This is the wording of the article that will appear on the May 7 Annual Town Meeting warrant:
As registered voters of the Town of Hanover, we hereby petition the Board of Selectmen (as allowed under Massachusetts General Laws, Chapter 39, Section 10) to insert the following article into the Warrant for the Annual Town Meeting to be held on Monday, May 7, 2012:
“To see if the Town will vote to rescind its vote under Article 28 of the May 2, 2011 Annual Town Meeting, and to direct the Hanover Historical Commission to appoint a Curtis School Task Force to conduct a comprehensive review, involving any applicable town departments, boards, committees, community groups, and private parties, of all available data and options for the building and land at 848 Main Street, including, but not limited to, repair, renovation, alteration, adaptive reuse, sale or lease of structures. Said Task Force shall issue its report and recommendations no later than the next Annual Town Meeting, or to take any other action in relation thereto.”
What is the purpose of this article?
The purpose of this article is to establish a process by which the town conducts a comprehensive study of the options available for preserving the building known as theCurtisSchool. Under Section 6-26, the bylaw establishing the demolition delay, the Hanover Historical Commission is empowered to “adopt such rules and regulations as are necessary to administer the terms of this bylaw.”
This article would create a committee empowered to deal with town officials, departments, and private parties, including potential grant sources, on preservation options. As it stands right now, there is no formal, step-by-step process in Hanover by which threatened buildings are studied to determine whether adaptive reuse or outright preservation is an option.
What is the intended use of the building?
This article was not submitted to promote a particular use of the structure. It is intended to cast a wide net to solicit and explore potential uses.
Didn’t we already delay the demolition for a year for that purpose?
The motion on Article 28 that was presented to the voters at the 2011 Annual Town Meeting asked for approval for funds for demolition only. There was no process by which alternatives were explored, and no estimates for the repair of the building were presented in an organized fashion that allowed voters to properly choose options.
The Historical Commission’s vote in June to delay demolition set into motion the one-year period in which the building could not be torn down, but the town did not engage in any activities to further define those options.
Acting on its own, an ad hoc citizens group considered numerous ideas, including the potential for community meeting space, museum exhibits, art galleries, or use by other town departments. Several interested citizens proposed donating their time and expertise to create a business plan for the property, but without a formalized structure in place to bring those ideas to fruition, those resources have not been adequately tapped.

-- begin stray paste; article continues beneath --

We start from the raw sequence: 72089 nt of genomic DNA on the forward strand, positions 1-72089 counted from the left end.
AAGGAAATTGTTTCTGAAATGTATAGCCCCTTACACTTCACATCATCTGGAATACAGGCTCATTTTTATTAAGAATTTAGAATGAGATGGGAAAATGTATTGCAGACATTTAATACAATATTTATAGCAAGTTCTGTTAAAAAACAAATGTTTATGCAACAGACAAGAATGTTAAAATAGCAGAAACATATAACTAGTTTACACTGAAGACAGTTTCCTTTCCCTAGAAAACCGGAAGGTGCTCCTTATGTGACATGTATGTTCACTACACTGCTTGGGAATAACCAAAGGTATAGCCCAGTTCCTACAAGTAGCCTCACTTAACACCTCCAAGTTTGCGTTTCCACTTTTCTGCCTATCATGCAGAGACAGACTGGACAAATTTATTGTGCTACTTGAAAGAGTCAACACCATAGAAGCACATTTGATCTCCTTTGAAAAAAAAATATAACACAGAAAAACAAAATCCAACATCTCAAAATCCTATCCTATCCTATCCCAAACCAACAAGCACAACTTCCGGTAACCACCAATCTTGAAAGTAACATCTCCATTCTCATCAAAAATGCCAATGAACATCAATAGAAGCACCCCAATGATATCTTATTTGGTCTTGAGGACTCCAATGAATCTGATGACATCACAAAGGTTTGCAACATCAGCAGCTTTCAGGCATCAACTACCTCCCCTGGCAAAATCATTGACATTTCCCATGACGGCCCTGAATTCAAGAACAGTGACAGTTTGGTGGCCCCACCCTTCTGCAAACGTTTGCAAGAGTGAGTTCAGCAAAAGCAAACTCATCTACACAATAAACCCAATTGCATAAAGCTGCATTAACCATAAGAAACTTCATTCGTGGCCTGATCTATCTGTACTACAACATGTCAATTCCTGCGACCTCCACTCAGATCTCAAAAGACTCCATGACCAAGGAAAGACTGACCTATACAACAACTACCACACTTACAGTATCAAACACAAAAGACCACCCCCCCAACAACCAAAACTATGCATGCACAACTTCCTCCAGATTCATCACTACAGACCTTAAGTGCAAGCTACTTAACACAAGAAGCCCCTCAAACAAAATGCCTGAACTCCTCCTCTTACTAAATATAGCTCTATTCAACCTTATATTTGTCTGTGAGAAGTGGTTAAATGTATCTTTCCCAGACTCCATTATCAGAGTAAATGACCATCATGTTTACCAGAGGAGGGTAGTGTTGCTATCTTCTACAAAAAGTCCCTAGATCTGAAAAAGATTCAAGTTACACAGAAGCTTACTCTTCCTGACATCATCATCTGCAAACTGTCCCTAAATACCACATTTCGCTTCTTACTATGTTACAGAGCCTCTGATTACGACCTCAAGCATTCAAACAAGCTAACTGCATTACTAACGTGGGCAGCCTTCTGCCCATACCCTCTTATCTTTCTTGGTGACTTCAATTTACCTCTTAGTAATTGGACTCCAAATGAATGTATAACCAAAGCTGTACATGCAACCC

What could the building be used for?
There are many options. The town last requested proposals for the building approximately 10 years ago. There has been no formal RFP since, and no activity within the one-year time frame established by the demolition delay bylaw.
Even the town’s own studies and departments conflict on how the property should be used. For example, The 2007 Park & Recreation Commission Master Plan for the Gallant Field property contains a drawing in which the Curtis School building is not present, however, it is not clear that the Park & Recreation Commission has been formally asked to consider whether utilizing the building would fit into its plans.
The 2010 Municipal Facilities Assessment (DRA Report) suggests that the frame of the building be used for a fire station – notably, a recommendation that could not be accomplished if the building were demolished:
“Based upon evaluation of this building, and upon consideration of the various needs expressed by members of the community and the Town administration, our recommendation to salvage only the basic exterior historic envelope of this building, to the extent possible, and to restructure, redesign, and reconstruct the building to serve as a satellite fire station serving the north end of town.”
Prior to undertaking this work, a program of stabilization of the current structure needs to be put into action, in order to prevent further deterioration. And a design project should be undertaken, to study the feasibility of re-use in more depth, including a program for the proposed satellite fire station, schematic designs, and cost estimates.”
The Town ofHanoverhas committed itself to historic preservation, as evidenced in this goal in the 2008 Master Plan: “Utilize Community Preservation Funds, outside grants and funding sources to purchase preservation restrictions on homes and buildings of irreplaceable historic or scenic value.”
How will this article accomplish the stated goal?
If this article is approved, the vote to demolish will be reversed, and a Task Force established to conduct a formal study of all options, including:
– Surveying town departments for potential uses
– Holding public meetings to determine public interest
– Collecting historical data on the property for the town’s records
– Exploring funding sources, including private grants, public resources, and Community Preservation Act money, for any needed structural studies and restoration projects
– Communicating with the abutters on the options for the building
– Issuing a report and recommendations no later than the next annual town meeting